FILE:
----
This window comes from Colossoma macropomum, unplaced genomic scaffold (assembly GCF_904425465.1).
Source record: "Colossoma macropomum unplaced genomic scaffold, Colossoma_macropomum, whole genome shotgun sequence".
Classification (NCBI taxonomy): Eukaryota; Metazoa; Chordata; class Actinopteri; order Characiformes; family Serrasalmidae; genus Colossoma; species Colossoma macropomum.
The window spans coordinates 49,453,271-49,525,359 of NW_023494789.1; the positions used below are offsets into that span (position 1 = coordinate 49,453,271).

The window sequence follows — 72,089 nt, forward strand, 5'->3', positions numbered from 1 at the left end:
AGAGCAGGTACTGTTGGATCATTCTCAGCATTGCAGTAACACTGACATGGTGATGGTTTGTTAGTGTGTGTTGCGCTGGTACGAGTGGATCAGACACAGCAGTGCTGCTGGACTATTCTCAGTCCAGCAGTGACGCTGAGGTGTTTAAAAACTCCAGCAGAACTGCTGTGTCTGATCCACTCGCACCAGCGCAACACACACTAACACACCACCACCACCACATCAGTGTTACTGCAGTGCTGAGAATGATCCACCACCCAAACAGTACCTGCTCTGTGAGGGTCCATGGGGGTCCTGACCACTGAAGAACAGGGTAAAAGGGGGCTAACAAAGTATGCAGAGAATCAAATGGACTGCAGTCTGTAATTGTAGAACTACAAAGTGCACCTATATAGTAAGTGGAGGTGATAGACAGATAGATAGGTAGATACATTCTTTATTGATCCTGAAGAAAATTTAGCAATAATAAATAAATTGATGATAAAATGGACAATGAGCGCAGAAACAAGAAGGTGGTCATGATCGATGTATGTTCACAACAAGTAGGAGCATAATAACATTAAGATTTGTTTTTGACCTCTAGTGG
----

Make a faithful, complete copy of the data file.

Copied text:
This window comes from Colossoma macropomum, unplaced genomic scaffold (assembly GCF_904425465.1).
Source record: "Colossoma macropomum unplaced genomic scaffold, Colossoma_macropomum, whole genome shotgun sequence".
Classification (NCBI taxonomy): Eukaryota; Metazoa; Chordata; class Actinopteri; order Characiformes; family Serrasalmidae; genus Colossoma; species Colossoma macropomum.
The window spans coordinates 49,453,271-49,525,359 of NW_023494789.1; the positions used below are offsets into that span (position 1 = coordinate 49,453,271).

The window sequence follows — 72,089 nt, forward strand, 5'->3', positions numbered from 1 at the left end:
AGAGCAGGTACTGTTGGATCATTCTCAGCATTGCAGTAACACTGACATGGTGATGGTTTGTTAGTGTGTGTTGCGCTGGTACGAGTGGATCAGACACAGCAGTGCTGCTGGACTATTCTCAGTCCAGCAGTGACGCTGAGGTGTTTAAAAACTCCAGCAGAACTGCTGTGTCTGATCCACTCGCACCAGCGCAACACACACTAACACACCACCACCACCACATCAGTGTTACTGCAGTGCTGAGAATGATCCACCACCCAAACAGTACCTGCTCTGTGAGGGTCCATGGGGGTCCTGACCACTGAAGAACAGGGTAAAAGGGGGCTAACAAAGTATGCAGAGAATCAAATGGACTGCAGTCTGTAATTGTAGAACTACAAAGTGCACCTATATAGTAAGTGGAGGTGATAGACAGATAGATAGGTAGATACATTCTTTATTGATCCTGAAGAAAATTTAGCAATAATAAATAAATTGATGATAAAATGGACAATGAGCGCAGAAACAAGAAGGTGGTCATGATCGATGTATGTTCACAACAAGTAGGAGCATAATAACATTAAGATTTGTTTTTGACCTCTAGTGG